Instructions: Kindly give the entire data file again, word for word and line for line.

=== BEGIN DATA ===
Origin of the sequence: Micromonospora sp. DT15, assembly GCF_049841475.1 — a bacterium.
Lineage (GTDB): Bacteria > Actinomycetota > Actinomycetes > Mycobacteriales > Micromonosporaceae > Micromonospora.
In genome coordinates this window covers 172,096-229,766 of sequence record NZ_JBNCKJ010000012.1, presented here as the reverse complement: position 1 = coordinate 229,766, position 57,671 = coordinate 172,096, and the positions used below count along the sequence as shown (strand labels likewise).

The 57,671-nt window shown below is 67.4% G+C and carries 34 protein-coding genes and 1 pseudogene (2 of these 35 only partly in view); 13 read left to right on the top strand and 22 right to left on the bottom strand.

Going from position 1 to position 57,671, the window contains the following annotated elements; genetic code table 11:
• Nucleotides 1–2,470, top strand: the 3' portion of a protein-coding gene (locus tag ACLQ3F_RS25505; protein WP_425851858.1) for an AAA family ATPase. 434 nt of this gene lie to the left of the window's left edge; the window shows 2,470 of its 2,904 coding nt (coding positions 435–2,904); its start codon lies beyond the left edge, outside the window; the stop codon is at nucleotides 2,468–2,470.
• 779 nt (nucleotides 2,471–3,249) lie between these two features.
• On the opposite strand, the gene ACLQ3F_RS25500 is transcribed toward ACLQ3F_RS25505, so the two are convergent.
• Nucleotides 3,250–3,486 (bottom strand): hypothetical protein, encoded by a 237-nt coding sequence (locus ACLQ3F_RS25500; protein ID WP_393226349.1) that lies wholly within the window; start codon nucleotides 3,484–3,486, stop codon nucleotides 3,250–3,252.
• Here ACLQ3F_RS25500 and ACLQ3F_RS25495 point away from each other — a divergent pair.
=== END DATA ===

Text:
Origin of the sequence: Micromonospora sp. DT15, assembly GCF_049841475.1 — a bacterium.
Lineage (GTDB): Bacteria > Actinomycetota > Actinomycetes > Mycobacteriales > Micromonosporaceae > Micromonospora.
In genome coordinates this window covers 172,096-229,766 of sequence record NZ_JBNCKJ010000012.1, presented here as the reverse complement: position 1 = coordinate 229,766, position 57,671 = coordinate 172,096, and the positions used below count along the sequence as shown (strand labels likewise).

The 57,671-nt window shown below is 67.4% G+C and carries 34 protein-coding genes and 1 pseudogene (2 of these 35 only partly in view); 13 read left to right on the top strand and 22 right to left on the bottom strand.

Going from position 1 to position 57,671, the window contains the following annotated elements; genetic code table 11:
• Nucleotides 1–2,470, top strand: the 3' portion of a protein-coding gene (locus tag ACLQ3F_RS25505; protein WP_425851858.1) for an AAA family ATPase. 434 nt of this gene lie to the left of the window's left edge; the window shows 2,470 of its 2,904 coding nt (coding positions 435–2,904); its start codon lies beyond the left edge, outside the window; the stop codon is at nucleotides 2,468–2,470.
• 779 nt (nucleotides 2,471–3,249) lie between these two features.
• On the opposite strand, the gene ACLQ3F_RS25500 is transcribed toward ACLQ3F_RS25505, so the two are convergent.
• Nucleotides 3,250–3,486 (bottom strand): hypothetical protein, encoded by a 237-nt coding sequence (locus ACLQ3F_RS25500; protein ID WP_393226349.1) that lies wholly within the window; start codon nucleotides 3,484–3,486, stop codon nucleotides 3,250–3,252.
• Here ACLQ3F_RS25500 and ACLQ3F_RS25495 point away from each other — a divergent pair.